3 Returns for Touchdowns
The Cowboys scored three touchdowns on Sunday thanks to a punt return by Dwayne Harris, an interception return by Brandon Carr, and a fumble recovery return by Jason Hatcher.
The only other time the Cowboys scored on three returns was almost exactly 47 years ago. On November 7, 1965, in a game against San Francisco, the Cowboys scored on a kickoff return by Mel Renfro, a fumble recovery return by George Andrie, and an interception return by Bob Lilly. These touchdowns did not occur in the same quarter, but they did occur in the same half.
Dallas won the game 39-31. It took a fourth quarter touchdown pass from Don Meredith to Bob Hayes and a field goal by Danny Villanueva to put the game away.
2 Returns for Touchdowns
In nine other games, Dallas managed two returns for touchdowns. In chronological order:
October 14, 1962, Dallas 41, Philadelphia 19: Amos Marsh returned a kickoff 101 yards, and Mike Gaechter returned an interception 100 yards. It marked the first time in NFL history that two players on the same team had returns of at least 100 yards.
October 3, 1966, Dallas 52 Pittsburgh 21: Lee Roy Jordan returned an interception for a score, and Renfro returned a kickoff for a touchdown.
September 18, 1983, Dallas 28, N.Y. Giants 13: Dexter Clinkscale returned an interception for a score, while Michael Downs returned a fumble recovery for a touchdown.
September 9, 1985, Dallas 44, Washington 14: Happy birthday to Joe Theismann. Interception returns by Victor Scott and Dennis Thurman.
December 19, 1994, Dallas 24, New Orleans 16: Emmitt Smith suffered a costly hamstring injury in this win. Tony Tolbert and Darrin Smith returned interceptions for touchdowns.
September 21, 1998, Dallas 31, N.Y. Giants 7: Jason Garrett would remember this one because he started for the Cowboys. Deion Sanders would also remember it. He scored on both an interception return and a punt return.
October 3, 1999, Dallas 35, Arizona 7: This was Michael Irvin’s last full game. George Teague returned an interception for a score, while Greg Ellis returned a fumble 98 yards for another touchdown.
November 4, 2001, N.Y. Giants 27, Dallas 24: Dexter Coakley and Mario Edwards scored on interception returns, but Clint Stoerner’s four interceptions killed the Cowboys in a loss.
December 5, 2010, Dallas 38, Indianapolis 35: Interception returns by Orlando Scandrick and Sean Lee kept the Cowboys in the game at Indianapolis, which the Cowboys won in overtime.
Tony Romo has been the starting quarterback in Dallas during six of the last seven months of November (he was injured in 2010). Heading into Sunday’s game at Philadelphia, Romo had a record of 19-4 during those November games.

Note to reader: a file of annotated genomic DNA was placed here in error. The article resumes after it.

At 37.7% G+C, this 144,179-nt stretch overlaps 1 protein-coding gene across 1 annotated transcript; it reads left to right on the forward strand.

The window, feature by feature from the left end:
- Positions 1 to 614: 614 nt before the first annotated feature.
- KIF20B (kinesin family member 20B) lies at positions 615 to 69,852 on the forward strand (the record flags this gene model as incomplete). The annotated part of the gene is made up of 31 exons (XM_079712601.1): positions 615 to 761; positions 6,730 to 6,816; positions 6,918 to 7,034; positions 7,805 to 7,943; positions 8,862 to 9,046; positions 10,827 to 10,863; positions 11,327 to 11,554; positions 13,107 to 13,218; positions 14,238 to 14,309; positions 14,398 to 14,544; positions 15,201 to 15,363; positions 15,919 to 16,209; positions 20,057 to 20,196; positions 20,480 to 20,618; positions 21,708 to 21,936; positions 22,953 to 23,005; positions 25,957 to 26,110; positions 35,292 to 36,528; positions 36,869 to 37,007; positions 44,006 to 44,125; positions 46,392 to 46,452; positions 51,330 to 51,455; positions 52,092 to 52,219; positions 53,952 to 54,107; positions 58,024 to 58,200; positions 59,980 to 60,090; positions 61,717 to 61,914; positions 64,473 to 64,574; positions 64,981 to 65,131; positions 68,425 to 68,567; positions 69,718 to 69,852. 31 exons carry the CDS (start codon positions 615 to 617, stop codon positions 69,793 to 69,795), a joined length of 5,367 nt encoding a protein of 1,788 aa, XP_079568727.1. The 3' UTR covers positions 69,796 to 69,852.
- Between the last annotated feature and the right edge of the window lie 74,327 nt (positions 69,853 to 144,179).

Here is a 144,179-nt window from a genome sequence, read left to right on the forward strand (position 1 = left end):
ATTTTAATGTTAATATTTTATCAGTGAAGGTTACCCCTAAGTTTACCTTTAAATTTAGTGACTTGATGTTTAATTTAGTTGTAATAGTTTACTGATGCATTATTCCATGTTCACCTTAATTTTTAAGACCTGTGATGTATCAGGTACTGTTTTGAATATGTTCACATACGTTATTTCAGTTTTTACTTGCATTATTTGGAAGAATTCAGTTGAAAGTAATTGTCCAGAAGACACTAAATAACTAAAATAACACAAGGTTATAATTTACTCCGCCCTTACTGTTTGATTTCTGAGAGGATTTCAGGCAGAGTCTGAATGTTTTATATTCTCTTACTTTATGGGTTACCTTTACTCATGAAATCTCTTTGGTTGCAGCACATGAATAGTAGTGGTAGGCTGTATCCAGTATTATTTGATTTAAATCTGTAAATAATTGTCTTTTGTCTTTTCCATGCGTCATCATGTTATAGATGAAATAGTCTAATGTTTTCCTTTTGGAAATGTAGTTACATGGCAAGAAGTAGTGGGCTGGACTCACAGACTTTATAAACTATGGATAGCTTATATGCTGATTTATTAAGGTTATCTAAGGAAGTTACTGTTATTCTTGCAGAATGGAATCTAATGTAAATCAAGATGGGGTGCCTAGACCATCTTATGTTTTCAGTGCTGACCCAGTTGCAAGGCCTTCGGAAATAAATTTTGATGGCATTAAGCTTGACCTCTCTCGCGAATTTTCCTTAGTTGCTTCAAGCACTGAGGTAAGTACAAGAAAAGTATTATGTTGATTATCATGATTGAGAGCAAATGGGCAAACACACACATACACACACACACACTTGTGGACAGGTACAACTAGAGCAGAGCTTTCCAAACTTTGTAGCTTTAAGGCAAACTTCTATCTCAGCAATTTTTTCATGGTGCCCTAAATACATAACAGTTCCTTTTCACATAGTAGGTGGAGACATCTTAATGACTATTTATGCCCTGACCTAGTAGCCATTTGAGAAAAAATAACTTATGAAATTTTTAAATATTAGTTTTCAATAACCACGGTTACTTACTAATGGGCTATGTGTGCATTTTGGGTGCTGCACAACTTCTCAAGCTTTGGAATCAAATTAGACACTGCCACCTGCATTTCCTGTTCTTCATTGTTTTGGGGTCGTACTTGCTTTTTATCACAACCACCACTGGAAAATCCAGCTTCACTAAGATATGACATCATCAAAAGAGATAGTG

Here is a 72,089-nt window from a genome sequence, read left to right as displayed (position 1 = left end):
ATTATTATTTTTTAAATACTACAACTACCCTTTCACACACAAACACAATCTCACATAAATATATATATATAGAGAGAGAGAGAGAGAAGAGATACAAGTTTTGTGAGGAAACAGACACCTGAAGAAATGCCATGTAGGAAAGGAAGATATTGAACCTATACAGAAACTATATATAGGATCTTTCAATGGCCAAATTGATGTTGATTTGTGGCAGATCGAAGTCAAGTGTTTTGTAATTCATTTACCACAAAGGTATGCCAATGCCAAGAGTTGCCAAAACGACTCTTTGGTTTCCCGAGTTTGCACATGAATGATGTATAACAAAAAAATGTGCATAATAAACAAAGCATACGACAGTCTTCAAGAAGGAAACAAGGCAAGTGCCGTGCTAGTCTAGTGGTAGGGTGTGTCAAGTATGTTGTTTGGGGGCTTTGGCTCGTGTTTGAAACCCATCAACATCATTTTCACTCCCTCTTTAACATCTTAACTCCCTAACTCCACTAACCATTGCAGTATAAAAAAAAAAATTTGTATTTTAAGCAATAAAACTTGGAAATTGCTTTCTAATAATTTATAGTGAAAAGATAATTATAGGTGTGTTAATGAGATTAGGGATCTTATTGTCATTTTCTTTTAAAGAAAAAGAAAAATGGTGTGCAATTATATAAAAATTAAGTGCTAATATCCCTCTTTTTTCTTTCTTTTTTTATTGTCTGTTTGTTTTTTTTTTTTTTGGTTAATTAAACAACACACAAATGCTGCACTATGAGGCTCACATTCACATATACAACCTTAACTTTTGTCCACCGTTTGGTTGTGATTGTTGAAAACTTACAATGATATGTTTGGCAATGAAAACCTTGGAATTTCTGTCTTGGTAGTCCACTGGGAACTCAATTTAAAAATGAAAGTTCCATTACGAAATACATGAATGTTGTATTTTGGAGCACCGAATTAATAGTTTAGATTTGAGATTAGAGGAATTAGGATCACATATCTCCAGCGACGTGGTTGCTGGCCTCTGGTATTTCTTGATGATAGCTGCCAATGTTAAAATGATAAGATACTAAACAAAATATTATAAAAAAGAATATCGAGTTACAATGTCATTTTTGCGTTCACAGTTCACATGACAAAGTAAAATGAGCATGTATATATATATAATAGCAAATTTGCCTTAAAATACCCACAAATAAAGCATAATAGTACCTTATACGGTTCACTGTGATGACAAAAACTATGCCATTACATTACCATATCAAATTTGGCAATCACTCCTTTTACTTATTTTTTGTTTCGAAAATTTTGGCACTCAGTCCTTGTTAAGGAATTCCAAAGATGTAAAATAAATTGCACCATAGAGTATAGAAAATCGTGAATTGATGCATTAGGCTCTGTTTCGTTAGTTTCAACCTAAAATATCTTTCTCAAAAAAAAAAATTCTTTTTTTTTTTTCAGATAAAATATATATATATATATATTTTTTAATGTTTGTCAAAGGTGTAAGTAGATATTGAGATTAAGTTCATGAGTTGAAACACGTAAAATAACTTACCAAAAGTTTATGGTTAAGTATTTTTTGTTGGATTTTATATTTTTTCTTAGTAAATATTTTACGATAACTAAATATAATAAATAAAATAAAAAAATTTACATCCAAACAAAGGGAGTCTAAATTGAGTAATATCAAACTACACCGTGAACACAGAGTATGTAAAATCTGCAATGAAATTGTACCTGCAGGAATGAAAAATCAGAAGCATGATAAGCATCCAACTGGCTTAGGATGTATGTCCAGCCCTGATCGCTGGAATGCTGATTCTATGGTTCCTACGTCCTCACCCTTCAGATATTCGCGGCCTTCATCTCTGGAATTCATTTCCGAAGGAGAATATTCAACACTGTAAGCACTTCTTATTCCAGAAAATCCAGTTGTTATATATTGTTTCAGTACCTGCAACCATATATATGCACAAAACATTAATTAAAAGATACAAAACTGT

Romo played a good part of his 24th November game on his back, thanks to an offensive line that could not give Romo more than three seconds to get rid of the ball. The defense wasn’t helping, thanks to a number of penalties on third downs.
Nevertheless, the Cowboys knocked Michael Vick out the game and held a 10-7 lead at the half.
The Cowboys went three and out to open the second half, however, and rookie QB Nick Foles drove the Eagles into Dallas territory. On 1st and 20, Foles threw a pass into the end zone to a wide open Jeremy Maclin. The touchdown gave Philadelphia its first lead of the game.
The Cowboys went three and out again.
The Eagles drove down and added a field goal.
Philadelphia 17, Dallas 10, and it looked like the story for the game would be an obituary for the season.
With 2:14 left in the the third quarter, Dallas faced a 3rd and 5. Romo once again did not have time to throw the ball. However, he maneuvered in the pocket and bought enough time to find Miles Austin on a 25-yard reception. Three plays later, Romo hit Dez Bryant in the end zone on a deep post. Replay officials confirmed that the play was a touchdown.
No more obituary. From that point, the Cowboys took control.
Former Cowboy Mat McBriar punted with just under 14 minutes left in the game. Dwayne Harris headed towards the left sideline and found a lane. He raced 78 yards for a touchdown, giving the Cowboys the lead once again.
Philadelphia managed to score with just under two minutes left, but Alex Henery missed the extra point. The Eagles held the Cowboys and got the ball back at their own 11 with 53 seconds remaining.
But there was no magic finish for the Eagles. Anthony Spencer sacked Foles and stripped the ball. Jason Hatcher recovered the fumble in the end zone, giving Dallas its third touchdown on defense or special teams in the fourth quarter alone.
The game did not start out especially well for the Dallas defense. Two encroachment penalties gave the Eagles first downs, and Riley Cooper made a great catch in the end zone to give the Eagles a 7-0 lead.
The Cowboys came right back, though, driving 80 yards on 13 plays. Felix Jones took a short pass 11 yards for a touchdown to tie the game.